Portsmouth native L. Louise Lucas was one of the first women to graduate from the apprentice program at the Norfolk Naval Shipyard, where she became its first female shipfitter in 1971. Later she worked as the command’s Federal Women's Program manager and as an Equal Employment Opportunity officer. She studied vocational-industrial education and urban affairs at Norfolk State University, earning a BS in 1971 and an MA in 1982. Lucas joined its faculty in 1994 as an assistant professor coordinating research efforts and securing federal aid to develop retraining programs as a result of military and defense industry downsizing in the region. A respected entrepreneur, Lucas is the president and CEO of Lucas Lodge and other related businesses providing residential and health care services for intellectually disabled adults.
Concern about substandard housing led her to get involved with the Portsmouth Emergency Housing Coalition. Continuing her anti-poverty efforts, Lucas served as director of the Southeastern Tidewater Opportunity Project from 1985 to 1992. Believing that "power concedes nothing without demand," she embarked on a political career in 1984 when she became the first Black woman to win election to the Portsmouth City Council. In 1991 Lucas was elected to represent southeastern Virginia's 18th District in the Senate of Virginia, and in December 2019 she became the first woman and the first African American elected its president pro tempore. Throughout her career, Lucas has advocated legislation related to voting rights restoration, reducing firearms purchases and expanding background checks, redistricting, regulation of casino gaming, and expansion of health care for Virginians.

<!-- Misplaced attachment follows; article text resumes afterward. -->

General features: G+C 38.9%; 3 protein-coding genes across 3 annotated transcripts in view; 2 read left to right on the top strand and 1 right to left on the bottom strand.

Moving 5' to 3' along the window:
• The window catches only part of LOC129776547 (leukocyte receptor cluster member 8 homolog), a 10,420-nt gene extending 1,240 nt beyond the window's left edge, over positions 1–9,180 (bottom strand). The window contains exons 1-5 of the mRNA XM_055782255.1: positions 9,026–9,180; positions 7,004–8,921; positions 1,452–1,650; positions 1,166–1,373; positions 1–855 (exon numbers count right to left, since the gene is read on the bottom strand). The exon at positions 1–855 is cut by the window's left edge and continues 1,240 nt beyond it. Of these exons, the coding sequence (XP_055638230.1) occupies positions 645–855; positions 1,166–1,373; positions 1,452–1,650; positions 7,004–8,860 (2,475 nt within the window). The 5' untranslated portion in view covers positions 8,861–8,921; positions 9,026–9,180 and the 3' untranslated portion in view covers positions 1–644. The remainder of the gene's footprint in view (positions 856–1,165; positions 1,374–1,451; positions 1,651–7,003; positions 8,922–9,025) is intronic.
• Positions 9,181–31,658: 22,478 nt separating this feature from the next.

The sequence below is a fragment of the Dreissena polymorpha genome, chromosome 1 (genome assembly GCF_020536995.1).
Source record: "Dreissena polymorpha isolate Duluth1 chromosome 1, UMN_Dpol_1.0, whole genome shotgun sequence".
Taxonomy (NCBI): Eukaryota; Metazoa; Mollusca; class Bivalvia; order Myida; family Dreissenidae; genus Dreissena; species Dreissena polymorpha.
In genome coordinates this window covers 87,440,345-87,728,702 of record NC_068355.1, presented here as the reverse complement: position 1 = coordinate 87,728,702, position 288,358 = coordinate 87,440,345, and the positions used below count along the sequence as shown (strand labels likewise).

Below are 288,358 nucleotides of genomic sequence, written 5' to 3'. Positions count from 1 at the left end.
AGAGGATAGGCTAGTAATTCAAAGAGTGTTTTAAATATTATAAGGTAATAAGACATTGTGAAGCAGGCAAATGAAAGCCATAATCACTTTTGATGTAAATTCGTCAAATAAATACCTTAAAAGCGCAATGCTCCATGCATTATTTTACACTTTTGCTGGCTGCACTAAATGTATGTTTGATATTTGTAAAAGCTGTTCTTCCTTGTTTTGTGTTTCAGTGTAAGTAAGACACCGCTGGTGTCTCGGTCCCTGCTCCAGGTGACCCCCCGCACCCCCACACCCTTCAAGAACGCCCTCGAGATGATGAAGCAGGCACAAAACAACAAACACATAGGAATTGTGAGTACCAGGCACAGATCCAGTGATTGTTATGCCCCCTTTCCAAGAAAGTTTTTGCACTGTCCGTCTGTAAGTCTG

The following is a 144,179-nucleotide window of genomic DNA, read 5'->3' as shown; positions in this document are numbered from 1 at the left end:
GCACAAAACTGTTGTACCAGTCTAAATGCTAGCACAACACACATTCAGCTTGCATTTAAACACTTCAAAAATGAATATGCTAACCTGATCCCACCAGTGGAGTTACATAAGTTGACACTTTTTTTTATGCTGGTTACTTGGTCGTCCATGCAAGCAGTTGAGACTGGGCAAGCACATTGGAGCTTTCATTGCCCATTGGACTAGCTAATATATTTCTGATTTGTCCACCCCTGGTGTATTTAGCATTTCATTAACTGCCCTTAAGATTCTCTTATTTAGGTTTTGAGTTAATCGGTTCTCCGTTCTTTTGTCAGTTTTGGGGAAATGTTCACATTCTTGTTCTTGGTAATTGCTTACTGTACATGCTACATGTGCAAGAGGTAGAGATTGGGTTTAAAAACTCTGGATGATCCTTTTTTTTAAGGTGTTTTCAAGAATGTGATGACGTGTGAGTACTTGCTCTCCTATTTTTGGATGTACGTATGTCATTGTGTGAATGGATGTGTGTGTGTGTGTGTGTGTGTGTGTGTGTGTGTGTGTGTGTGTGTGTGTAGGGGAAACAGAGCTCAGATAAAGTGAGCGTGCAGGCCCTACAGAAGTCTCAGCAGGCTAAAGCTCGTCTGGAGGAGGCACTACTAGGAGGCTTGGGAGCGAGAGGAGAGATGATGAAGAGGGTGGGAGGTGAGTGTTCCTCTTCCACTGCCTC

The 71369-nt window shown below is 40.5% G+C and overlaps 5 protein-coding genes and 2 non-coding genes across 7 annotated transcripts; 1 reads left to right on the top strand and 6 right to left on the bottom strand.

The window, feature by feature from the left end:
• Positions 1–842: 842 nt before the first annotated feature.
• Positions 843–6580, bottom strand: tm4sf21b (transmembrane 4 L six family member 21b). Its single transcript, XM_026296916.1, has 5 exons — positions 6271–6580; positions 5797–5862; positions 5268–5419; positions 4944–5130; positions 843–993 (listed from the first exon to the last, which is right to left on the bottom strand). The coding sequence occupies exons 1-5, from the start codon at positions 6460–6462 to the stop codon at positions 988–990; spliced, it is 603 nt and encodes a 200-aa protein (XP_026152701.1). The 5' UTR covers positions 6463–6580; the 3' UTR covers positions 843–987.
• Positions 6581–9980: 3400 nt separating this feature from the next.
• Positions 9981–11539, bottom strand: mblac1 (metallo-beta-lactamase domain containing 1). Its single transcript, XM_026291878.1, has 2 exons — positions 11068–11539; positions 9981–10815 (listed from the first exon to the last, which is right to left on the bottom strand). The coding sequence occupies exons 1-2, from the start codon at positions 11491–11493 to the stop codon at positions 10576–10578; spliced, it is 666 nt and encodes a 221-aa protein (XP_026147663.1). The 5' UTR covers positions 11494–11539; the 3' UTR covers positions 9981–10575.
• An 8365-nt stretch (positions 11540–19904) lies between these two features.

2021 Strong Men and Women in Virginia History